Film Socialisme (Film Socialism)

During my post film internet browsing, I stumbled upon Roger Ebert’s journal, which reminded me that I have a blog!

Review/mind dump time!

Today I saw Film Socialsime by Jean-Luc Godard at the lovely Pratt Institute (via Pratt Film Society). I have not seen Godard film before, and all I knew beforehand was that the film was broken into three parts and is likely unconventional.

It turned out to be completely unconventional. No narrative and no helping the audience consume any of the content being displayed.

I think it’s better to just explain my personal experience.

During the first movement, I constantly tried to find the meaning of each scene and of the entire film, like any good film viewer. I was able to see artistically why some shots and scenes were taken. Yes, a cruise is for the bourgeoisie, which contrasts the histories of the ports of call. Maybe further insulting the upper class by showing how easily they are amused by kittens. Why spend money on a cruise if kittens would suffice? The grainy cell phone shot at the discotheque was pretty cool. Maybe there was even a statement against the high modern popular filmmaking production value, as it seems there was little care for that.

It felt as if an artsy amateur filmmaker went on a cruise, filmed as much as he/she could, picked out which scenes had some sort of artistic meaning, then combined them. Oh, and throw in a broken narrative that mentions large political problems (wars, AIDS) and condense it further into decrepit subtitles. I can imagine this playing at video_dumbo at the DUMBO arts festival (an event that showcases extremely experimental film) at midnight. And no one would care.

But this is Godard! And that is the only difference between this film and the other hundreds playing at arts festivals.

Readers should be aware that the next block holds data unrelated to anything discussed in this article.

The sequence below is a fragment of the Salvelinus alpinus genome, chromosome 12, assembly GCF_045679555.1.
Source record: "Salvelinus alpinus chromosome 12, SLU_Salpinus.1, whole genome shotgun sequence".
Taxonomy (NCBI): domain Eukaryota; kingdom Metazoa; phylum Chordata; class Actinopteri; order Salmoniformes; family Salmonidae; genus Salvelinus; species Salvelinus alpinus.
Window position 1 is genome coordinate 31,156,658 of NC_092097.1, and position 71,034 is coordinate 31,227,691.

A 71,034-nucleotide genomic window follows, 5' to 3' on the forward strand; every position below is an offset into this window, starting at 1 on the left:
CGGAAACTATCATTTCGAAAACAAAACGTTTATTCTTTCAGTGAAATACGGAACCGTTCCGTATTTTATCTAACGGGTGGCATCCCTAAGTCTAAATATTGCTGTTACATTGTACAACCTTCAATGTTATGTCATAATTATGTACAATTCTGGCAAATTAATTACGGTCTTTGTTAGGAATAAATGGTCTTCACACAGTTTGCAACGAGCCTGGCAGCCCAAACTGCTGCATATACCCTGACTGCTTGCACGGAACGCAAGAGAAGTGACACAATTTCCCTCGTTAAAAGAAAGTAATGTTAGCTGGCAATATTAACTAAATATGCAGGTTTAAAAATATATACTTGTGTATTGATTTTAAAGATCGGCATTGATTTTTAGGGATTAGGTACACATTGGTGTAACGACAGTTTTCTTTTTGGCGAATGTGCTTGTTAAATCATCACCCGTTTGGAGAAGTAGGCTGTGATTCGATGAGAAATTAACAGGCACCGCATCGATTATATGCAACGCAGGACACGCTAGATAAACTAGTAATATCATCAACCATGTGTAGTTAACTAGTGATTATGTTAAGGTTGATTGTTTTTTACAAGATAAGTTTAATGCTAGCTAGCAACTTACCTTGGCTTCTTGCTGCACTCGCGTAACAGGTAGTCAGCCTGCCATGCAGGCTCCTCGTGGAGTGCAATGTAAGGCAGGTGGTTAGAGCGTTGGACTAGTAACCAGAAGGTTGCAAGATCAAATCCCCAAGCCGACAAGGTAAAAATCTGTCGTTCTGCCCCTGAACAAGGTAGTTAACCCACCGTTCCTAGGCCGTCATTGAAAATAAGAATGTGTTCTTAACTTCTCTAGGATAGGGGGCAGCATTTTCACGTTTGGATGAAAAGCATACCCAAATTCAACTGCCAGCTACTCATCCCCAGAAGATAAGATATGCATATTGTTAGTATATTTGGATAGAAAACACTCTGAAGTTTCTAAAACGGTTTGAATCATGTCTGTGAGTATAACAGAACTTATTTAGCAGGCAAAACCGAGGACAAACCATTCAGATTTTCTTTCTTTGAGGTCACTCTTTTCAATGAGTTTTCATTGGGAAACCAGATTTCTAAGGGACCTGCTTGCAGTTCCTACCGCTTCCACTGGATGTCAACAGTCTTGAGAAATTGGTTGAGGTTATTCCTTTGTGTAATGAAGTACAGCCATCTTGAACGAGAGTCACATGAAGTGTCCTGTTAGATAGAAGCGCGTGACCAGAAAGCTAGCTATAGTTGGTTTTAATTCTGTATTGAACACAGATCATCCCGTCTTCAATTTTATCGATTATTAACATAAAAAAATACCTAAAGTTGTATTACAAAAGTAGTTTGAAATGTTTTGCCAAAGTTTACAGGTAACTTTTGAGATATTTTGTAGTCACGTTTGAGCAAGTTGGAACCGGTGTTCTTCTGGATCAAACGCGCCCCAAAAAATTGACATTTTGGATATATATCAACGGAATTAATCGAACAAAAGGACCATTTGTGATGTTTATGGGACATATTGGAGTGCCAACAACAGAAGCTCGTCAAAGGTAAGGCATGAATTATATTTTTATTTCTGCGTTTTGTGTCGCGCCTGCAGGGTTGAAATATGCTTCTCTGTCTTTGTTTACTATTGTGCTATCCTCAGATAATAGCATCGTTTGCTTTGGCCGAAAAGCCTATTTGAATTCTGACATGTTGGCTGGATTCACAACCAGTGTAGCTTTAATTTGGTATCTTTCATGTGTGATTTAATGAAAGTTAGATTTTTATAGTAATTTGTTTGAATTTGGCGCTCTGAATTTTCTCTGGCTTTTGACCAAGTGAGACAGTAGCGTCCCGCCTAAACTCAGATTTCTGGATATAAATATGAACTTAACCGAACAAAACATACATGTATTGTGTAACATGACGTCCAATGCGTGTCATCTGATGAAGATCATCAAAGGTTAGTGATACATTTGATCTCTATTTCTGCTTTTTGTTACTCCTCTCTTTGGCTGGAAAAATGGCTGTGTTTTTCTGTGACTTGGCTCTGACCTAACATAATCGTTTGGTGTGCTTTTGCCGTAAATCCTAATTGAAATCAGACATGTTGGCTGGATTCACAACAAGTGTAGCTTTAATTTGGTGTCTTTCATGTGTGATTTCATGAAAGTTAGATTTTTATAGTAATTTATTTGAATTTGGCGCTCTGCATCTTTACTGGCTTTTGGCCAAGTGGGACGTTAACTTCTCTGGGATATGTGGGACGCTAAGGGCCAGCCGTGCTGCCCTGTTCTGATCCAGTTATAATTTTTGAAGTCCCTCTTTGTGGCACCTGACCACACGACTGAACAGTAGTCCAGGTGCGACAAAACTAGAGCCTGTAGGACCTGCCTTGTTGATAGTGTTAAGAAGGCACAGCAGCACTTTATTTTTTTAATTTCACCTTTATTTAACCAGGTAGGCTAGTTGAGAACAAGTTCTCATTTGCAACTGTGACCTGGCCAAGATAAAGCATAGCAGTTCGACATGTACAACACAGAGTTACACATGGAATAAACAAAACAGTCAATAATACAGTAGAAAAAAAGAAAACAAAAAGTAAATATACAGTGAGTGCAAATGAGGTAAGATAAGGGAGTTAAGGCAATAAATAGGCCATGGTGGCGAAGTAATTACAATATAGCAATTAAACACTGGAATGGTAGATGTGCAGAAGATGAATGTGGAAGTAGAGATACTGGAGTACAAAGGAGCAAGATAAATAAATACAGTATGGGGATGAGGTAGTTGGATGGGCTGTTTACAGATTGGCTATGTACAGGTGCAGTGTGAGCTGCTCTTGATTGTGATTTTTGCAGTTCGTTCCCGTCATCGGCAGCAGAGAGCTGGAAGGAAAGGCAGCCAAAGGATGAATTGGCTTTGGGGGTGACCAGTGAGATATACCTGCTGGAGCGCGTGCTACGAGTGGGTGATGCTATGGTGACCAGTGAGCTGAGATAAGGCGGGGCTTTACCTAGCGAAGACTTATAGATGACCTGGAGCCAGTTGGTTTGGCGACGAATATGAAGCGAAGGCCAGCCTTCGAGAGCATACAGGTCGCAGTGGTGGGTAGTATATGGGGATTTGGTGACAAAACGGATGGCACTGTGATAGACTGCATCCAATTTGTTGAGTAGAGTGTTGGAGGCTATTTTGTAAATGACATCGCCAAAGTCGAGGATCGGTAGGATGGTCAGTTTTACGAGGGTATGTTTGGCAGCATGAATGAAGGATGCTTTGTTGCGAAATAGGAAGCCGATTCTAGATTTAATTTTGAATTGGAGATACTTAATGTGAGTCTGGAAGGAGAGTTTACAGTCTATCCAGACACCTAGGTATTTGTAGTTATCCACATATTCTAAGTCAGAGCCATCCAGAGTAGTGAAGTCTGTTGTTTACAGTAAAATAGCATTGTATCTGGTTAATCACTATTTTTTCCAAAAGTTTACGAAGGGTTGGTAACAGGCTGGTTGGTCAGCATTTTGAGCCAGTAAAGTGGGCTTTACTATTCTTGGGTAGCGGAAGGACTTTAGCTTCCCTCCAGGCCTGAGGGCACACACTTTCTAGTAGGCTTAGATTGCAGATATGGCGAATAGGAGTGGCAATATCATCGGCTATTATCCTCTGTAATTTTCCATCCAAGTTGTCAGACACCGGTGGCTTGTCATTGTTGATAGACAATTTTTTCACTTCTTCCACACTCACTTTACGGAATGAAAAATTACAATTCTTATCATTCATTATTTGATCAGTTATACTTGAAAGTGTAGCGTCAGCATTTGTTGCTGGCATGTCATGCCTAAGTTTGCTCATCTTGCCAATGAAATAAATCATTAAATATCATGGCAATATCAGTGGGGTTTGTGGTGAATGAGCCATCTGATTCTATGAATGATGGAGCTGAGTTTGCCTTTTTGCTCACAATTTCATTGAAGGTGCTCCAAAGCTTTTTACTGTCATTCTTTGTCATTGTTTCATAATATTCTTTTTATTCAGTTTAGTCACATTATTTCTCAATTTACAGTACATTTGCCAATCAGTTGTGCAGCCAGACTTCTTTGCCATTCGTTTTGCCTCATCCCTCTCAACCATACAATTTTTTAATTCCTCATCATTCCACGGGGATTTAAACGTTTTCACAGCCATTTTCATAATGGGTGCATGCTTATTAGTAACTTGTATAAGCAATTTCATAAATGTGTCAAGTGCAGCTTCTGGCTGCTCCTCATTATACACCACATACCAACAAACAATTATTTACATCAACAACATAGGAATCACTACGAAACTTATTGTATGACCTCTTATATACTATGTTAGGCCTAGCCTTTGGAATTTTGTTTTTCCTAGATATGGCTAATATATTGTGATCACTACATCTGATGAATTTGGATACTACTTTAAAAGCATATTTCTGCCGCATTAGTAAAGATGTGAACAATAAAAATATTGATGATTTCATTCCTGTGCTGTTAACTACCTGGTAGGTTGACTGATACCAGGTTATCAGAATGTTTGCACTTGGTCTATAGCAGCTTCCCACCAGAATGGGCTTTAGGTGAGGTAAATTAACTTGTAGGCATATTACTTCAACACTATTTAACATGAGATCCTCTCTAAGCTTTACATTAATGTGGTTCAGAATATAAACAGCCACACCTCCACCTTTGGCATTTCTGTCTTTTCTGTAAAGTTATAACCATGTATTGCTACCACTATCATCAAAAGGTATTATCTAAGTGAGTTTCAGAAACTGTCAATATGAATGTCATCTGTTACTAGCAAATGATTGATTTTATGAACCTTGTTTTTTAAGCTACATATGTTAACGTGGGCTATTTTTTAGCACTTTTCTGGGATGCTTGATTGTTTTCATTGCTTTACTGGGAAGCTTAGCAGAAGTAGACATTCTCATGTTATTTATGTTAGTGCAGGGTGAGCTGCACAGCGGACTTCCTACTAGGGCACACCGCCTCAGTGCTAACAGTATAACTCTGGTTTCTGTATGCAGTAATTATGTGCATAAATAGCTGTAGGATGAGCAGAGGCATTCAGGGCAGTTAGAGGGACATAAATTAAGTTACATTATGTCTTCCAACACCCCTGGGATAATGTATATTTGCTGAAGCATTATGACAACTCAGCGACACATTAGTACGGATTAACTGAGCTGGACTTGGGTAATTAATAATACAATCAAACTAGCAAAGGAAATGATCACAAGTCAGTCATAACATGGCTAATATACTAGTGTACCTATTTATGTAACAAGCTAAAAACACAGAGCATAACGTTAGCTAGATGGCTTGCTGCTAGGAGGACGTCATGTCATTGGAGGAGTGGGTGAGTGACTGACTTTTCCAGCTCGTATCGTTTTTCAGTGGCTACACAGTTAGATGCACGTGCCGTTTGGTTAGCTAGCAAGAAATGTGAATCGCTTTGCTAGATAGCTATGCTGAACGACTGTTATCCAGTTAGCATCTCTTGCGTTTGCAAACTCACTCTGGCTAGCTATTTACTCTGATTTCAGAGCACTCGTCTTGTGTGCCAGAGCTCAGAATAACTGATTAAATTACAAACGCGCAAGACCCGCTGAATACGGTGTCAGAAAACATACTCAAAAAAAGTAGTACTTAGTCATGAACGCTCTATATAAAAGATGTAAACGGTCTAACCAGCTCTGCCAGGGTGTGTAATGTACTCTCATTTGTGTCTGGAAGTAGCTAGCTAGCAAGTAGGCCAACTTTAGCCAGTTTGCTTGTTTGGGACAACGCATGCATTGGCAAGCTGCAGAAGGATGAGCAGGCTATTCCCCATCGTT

I stopped paying attention near the beginning of the second movement. I consider myself patient and appreciative, but this hit my limit. It’s a film that cannot be consumed regularly. It’s more of something to discuss, maybe interpret other’s experience or reactions. Which is cool, but I still feel does not work. If I were a critic, I’d give it a 0. Maybe he should have written an essay instead of making a film.

While I was not paying attention to the film, I wondered about why the film failed (I still would not like to credit this film for making me think!). I think he was trying to push the medium into different ways, but it didn’t work. Why didn’t it work? Well, a film has to be somewhat cohesive to form…well something! You can’t just throw nothing together and let the audience interpret what happened. Well, I think I have seen that in some other art form. Anyhow, I personally feel a film should have some cohesiveness (oh no! I’m stating what a film SHOULD have, that’s limiting creativity man!). Or how about, a film should have a point. I guess this film’s point was to be unconventional. Whatever.

I wonder if Jean-Luc Godard has a personality that seeks for something new every time. So he began with the now categorized “new-wave” films, which is a little unconventional, but still consumable by 5% of the population. Then, as he got older, he became less and less satisfied with current films, which urged him to be even more unconventional, more experimental. So unconventional that his latest film, Film Socialisme, was completely incoherent! Hah, seems like a sound theory to me!

Welp, I think that’s enough. I hope this post was as incoherent as the film was!


I had another thought about Film Socialisme and Blow’s approach to game design on the way back from Pratt.

Although Film Socialisme makes a bad film, obviously not meant for entertainment, it’s not bad as a standalone art. Instead of offering an experience through narrative, the experience is based on the audience’s reaction.

Similarly, Blow’s approach to game design and Rod Humble’s The Marriage, doesn’t tell the player what to do, it’s up to the player to learn, think, and make their own experience.

· experimental, experimental film, Film Socialisme, Jean Luc-Godard